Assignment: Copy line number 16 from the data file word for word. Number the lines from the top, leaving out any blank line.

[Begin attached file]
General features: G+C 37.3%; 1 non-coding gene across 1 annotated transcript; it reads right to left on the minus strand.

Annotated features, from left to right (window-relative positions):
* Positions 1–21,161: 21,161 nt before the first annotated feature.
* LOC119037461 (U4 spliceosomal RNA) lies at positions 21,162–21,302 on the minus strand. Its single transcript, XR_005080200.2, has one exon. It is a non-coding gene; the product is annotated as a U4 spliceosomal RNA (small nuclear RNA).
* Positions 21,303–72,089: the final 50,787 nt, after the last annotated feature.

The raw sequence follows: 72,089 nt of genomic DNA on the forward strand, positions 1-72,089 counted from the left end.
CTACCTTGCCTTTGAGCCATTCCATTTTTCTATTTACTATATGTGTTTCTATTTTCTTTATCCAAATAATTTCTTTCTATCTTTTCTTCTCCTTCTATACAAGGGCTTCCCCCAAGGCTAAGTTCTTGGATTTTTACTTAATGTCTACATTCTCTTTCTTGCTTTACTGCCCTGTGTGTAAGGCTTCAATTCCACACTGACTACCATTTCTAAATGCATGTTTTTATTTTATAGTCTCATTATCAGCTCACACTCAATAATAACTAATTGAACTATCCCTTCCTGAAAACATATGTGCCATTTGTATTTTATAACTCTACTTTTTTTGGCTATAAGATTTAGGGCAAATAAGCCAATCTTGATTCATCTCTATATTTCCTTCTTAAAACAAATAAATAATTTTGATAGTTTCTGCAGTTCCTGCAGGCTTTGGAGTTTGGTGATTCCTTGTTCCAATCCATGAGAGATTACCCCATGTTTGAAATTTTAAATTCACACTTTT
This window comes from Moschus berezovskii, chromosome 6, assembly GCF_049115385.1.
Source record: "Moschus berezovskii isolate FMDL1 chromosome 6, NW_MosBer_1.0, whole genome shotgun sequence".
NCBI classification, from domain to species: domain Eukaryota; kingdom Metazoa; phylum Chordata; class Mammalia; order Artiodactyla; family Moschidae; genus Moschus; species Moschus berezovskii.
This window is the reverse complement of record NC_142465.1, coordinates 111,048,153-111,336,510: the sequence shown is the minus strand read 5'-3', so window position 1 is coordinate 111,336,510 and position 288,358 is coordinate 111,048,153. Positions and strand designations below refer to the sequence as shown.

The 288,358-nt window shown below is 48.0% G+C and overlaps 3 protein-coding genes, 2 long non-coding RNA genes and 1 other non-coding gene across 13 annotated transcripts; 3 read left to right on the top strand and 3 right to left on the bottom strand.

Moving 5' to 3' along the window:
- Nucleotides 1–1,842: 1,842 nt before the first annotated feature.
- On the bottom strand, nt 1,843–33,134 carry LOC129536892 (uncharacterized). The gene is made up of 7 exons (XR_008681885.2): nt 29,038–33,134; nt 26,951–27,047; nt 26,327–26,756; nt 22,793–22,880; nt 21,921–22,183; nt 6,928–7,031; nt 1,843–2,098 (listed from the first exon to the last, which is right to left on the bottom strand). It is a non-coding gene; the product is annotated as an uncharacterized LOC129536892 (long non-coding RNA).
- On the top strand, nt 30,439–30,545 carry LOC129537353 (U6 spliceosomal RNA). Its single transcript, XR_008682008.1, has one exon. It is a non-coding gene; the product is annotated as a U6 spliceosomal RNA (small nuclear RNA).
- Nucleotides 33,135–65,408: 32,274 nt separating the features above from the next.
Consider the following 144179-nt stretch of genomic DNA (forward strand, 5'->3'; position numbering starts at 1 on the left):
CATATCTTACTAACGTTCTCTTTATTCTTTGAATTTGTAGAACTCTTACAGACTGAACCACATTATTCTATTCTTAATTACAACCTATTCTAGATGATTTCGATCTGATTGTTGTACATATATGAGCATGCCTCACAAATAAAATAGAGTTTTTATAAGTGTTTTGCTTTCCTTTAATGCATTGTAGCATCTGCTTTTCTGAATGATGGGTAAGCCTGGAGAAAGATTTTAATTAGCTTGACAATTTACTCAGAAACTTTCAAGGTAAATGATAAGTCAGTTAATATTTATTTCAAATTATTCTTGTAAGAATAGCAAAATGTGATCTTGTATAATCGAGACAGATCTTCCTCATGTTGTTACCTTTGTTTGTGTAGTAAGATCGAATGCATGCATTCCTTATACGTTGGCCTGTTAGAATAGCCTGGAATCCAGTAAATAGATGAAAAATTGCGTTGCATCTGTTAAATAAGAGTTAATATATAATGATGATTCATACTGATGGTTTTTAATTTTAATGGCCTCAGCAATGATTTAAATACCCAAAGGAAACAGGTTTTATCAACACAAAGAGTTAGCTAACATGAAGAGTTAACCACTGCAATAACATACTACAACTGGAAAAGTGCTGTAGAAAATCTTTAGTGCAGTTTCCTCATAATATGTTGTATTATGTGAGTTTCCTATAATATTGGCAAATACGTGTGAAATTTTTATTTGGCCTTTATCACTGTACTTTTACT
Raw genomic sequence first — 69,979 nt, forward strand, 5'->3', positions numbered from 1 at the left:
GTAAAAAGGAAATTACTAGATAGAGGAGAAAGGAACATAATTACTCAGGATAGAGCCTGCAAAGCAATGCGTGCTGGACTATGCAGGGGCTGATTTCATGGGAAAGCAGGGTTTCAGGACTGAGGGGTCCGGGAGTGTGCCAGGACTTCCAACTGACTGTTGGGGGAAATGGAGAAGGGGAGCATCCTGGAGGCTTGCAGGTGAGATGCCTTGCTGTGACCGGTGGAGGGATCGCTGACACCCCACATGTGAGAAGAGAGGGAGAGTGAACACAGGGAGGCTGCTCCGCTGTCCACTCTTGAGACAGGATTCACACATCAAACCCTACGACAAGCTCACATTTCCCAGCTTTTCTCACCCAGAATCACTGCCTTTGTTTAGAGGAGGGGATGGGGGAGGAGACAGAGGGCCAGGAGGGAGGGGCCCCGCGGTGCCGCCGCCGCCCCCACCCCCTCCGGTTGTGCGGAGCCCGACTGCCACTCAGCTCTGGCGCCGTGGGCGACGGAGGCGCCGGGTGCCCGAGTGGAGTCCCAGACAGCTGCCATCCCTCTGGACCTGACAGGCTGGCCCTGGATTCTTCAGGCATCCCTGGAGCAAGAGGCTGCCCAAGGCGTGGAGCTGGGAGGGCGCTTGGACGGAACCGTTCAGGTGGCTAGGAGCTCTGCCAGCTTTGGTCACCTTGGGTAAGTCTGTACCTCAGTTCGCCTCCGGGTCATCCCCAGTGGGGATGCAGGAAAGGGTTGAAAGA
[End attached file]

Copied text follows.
- On the top strand, nt 30,439–30,545 carry LOC129537353 (U6 spliceosomal RNA). Its single transcript, XR_008682008.1, has one exon. It is a non-coding gene; the product is annotated as a U6 spliceosomal RNA (small nuclear RNA).